TL;DR: Global shipments of traditional PCs are expected to dip nearly 13 percent in 2022 thanks to a combination of a weakening economy, inflation and coming down from the surge in buying over the last two years.

According to the latest forecast from International Data Corporation's Worldwide Quarterly Personal Computing Device Tracker, PC shipments will decline 12.8 percent this year to 305.3 million units. Shipments of tablets, meanwhile, are forecast to fall 6.8 percent to 156.8 million.

Slowing consumer demand is expected to creep into 2023 as well, with the combined market for PCs and tablets to slide 2.6 percent over the course of next year before returning to growth in 2024.

Jitesh Ubrani, a research manager at IDC, said that although demand is slowing, the outlook for shipments still remains above pre-pandemic levels. Long-term demand will be fueled by a slow economic recovery, Ubrani added, combined with an enterprise hardware refresh as support for Windows 10 comes to an end.

Speaking of end-of-life status, Windows 8.1 is scheduled to reach the end of its extended support period on January 10, 2023. The ill-fated OS isn't expected to have much of an impact on PC sales as its market share currently sits at just 2.79 percent worldwide according to StatCounter.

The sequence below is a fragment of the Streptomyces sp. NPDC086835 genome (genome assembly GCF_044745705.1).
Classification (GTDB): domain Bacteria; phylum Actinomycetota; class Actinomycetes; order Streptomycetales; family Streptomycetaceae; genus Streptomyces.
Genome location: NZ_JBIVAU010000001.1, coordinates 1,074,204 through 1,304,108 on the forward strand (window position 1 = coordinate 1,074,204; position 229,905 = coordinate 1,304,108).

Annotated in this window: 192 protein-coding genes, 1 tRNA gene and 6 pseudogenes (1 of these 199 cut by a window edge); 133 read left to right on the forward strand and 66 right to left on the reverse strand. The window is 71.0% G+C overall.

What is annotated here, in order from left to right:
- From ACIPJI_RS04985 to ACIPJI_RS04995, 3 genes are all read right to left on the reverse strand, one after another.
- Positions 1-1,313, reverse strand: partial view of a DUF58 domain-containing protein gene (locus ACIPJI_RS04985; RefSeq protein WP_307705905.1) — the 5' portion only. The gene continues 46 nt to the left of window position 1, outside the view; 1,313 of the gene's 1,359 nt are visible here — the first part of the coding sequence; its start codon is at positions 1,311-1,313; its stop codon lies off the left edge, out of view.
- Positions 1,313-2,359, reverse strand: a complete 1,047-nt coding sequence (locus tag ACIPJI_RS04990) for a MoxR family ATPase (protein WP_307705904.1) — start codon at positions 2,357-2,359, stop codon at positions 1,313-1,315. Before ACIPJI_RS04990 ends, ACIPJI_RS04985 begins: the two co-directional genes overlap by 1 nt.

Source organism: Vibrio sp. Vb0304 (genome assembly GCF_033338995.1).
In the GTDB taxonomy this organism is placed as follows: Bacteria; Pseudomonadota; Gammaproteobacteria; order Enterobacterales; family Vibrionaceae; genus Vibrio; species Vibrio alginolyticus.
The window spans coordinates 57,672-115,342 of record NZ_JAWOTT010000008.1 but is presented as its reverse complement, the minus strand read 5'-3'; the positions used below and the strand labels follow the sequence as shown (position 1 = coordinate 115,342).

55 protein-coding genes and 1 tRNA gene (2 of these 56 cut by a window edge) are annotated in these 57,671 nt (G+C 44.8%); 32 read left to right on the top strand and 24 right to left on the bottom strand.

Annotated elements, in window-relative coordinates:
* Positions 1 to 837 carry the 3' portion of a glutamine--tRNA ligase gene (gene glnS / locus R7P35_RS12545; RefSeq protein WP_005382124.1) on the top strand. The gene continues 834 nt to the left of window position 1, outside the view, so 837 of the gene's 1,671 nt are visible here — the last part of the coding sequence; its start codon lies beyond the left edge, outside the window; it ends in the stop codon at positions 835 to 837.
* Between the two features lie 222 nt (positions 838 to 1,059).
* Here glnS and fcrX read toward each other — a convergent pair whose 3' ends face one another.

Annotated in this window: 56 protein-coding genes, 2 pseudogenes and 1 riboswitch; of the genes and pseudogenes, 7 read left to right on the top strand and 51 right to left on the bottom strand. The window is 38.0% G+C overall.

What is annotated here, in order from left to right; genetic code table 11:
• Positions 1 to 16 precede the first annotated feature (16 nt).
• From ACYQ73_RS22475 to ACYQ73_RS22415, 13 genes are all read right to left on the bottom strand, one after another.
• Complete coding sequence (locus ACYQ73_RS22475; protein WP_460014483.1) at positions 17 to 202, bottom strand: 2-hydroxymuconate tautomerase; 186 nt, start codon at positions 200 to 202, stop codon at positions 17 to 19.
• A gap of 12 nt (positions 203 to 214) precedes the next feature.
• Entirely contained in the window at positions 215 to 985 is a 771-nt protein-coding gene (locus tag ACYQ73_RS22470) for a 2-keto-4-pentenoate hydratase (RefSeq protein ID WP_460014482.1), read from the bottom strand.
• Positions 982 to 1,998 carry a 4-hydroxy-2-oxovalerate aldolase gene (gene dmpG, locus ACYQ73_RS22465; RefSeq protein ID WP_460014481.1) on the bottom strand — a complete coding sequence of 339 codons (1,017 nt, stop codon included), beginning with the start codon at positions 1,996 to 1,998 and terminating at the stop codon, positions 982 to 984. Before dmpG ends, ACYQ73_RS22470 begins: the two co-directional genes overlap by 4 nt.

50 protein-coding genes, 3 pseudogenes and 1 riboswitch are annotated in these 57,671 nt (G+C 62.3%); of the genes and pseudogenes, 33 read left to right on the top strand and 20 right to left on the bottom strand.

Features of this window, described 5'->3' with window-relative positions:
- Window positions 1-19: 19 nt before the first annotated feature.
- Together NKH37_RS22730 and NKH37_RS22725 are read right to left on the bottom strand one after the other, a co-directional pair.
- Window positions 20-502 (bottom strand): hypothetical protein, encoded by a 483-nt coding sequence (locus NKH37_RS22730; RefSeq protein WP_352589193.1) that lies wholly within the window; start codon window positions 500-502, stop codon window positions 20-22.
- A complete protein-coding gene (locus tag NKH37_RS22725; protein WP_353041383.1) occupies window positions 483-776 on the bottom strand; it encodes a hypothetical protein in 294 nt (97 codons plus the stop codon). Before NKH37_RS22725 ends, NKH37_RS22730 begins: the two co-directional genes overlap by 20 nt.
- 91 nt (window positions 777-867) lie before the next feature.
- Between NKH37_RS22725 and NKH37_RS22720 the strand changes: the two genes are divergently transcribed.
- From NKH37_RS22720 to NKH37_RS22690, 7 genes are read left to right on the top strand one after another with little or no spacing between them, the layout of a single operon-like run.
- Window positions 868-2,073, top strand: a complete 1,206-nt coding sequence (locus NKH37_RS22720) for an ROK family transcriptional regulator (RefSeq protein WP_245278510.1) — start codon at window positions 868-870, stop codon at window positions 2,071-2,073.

For comparison, Windows 10 is installed on more than 70 percent of PCs worldwide. The operating system isn't scheduled to be retired until late 2025, so enterprises and consumers alike still have plenty of time to plan their upgrade paths.

IDC's research manager also believes hybrid work and further investments from the education sector will continue to drive long-term volume. Volumes aren't expected to hit pandemic peaks, but they will be stronger than they are now.

Those who keep tabs on PC shipments shouldn't be surprised by IDC's forecast. Shipments in the second quarter were down 15.3 percent year over year, from 84.2 million units in the second quarter of 2021 to just 71.3 million units during the same period this year.

Image credit: Pixabay